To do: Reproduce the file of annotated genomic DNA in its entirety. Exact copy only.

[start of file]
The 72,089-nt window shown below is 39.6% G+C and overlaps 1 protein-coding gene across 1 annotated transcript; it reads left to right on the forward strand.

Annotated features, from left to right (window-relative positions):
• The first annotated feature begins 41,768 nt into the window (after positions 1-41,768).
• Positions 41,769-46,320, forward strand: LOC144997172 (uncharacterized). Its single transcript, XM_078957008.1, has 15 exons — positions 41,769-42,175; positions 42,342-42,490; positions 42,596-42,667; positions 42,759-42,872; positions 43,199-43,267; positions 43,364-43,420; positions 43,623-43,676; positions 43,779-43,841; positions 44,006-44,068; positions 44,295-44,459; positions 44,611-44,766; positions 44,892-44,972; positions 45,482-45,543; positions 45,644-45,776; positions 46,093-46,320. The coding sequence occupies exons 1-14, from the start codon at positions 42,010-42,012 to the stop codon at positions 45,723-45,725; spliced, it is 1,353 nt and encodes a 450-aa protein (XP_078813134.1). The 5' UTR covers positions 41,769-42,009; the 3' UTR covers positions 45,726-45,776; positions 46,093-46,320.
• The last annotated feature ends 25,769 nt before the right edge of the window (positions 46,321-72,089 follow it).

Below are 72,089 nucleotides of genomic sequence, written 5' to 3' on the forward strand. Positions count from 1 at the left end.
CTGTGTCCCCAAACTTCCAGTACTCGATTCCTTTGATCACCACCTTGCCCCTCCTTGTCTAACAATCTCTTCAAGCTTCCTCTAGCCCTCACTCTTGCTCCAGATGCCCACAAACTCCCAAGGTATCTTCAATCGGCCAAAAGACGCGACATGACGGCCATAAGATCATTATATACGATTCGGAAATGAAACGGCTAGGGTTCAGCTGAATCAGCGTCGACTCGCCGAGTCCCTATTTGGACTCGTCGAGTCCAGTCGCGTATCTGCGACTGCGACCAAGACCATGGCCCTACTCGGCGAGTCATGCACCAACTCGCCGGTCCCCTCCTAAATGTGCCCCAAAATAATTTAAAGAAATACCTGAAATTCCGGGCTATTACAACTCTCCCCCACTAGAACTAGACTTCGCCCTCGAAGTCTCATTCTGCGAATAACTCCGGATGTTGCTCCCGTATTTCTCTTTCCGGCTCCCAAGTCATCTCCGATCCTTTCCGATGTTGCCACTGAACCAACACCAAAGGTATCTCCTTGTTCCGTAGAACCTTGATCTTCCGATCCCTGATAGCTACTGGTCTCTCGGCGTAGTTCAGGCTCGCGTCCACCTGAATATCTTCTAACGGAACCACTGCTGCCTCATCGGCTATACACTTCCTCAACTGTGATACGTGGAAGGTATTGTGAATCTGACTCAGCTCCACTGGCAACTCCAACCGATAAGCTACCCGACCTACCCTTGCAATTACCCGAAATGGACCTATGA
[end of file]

The 72,089-nt window shown below is 39.6% G+C and overlaps 1 protein-coding gene across 1 annotated transcript; it reads left to right on the forward strand.

Annotated features, from left to right (window-relative positions):
• The first annotated feature begins 41,768 nt into the window (after positions 1-41,768).
• Positions 41,769-46,320, forward strand: LOC144997172 (uncharacterized). Its single transcript, XM_078957008.1, has 15 exons — positions 41,769-42,175; positions 42,342-42,490; positions 42,596-42,667; positions 42,759-42,872; positions 43,199-43,267; positions 43,364-43,420; positions 43,623-43,676; positions 43,779-43,841; positions 44,006-44,068; positions 44,295-44,459; positions 44,611-44,766; positions 44,892-44,972; positions 45,482-45,543; positions 45,644-45,776; positions 46,093-46,320. The coding sequence occupies exons 1-14, from the start codon at positions 42,010-42,012 to the stop codon at positions 45,723-45,725; spliced, it is 1,353 nt and encodes a 450-aa protein (XP_078813134.1). The 5' UTR covers positions 41,769-42,009; the 3' UTR covers positions 45,726-45,776; positions 46,093-46,320.
• The last annotated feature ends 25,769 nt before the right edge of the window (positions 46,321-72,089 follow it).

Below are 72,089 nucleotides of genomic sequence, written 5' to 3' on the forward strand. Positions count from 1 at the left end.
CTGTGTCCCCAAACTTCCAGTACTCGATTCCTTTGATCACCACCTTGCCCCTCCTTGTCTAACAATCTCTTCAAGCTTCCTCTAGCCCTCACTCTTGCTCCAGATGCCCACAAACTCCCAAGGTATCTTCAATCGGCCAAAAGACGCGACATGACGGCCATAAGATCATTATATACGATTCGGAAATGAAACGGCTAGGGTTCAGCTGAATCAGCGTCGACTCGCCGAGTCCCTATTTGGACTCGTCGAGTCCAGTCGCGTATCTGCGACTGCGACCAAGACCATGGCCCTACTCGGCGAGTCATGCACCAACTCGCCGGTCCCCTCCTAAATGTGCCCCAAAATAATTTAAAGAAATACCTGAAATTCCGGGCTATTACAACTCTCCCCCACTAGAACTAGACTTCGCCCTCGAAGTCTCATTCTGCGAATAACTCCGGATGTTGCTCCCGTATTTCTCTTTCCGGCTCCCAAGTCATCTCCGATCCTTTCCGATGTTGCCACTGAACCAACACCAAAGGTATCTCCTTGTTCCGTAGAACCTTGATCTTCCGATCCCTGATAGCTACTGGTCTCTCGGCGTAGTTCAGGCTCGCGTCCACCTGAATATCTTCTAACGGAACCACTGCTGCCTCATCGGCTATACACTTCCTCAACTGTGATACGTGGAAGGTATTGTGAATCTGACTCAGCTCCACTGGCAACTCCAACCGATAAGCTACCCGACCTACCCTTGCAATTACCCGAAATGGACCTATGA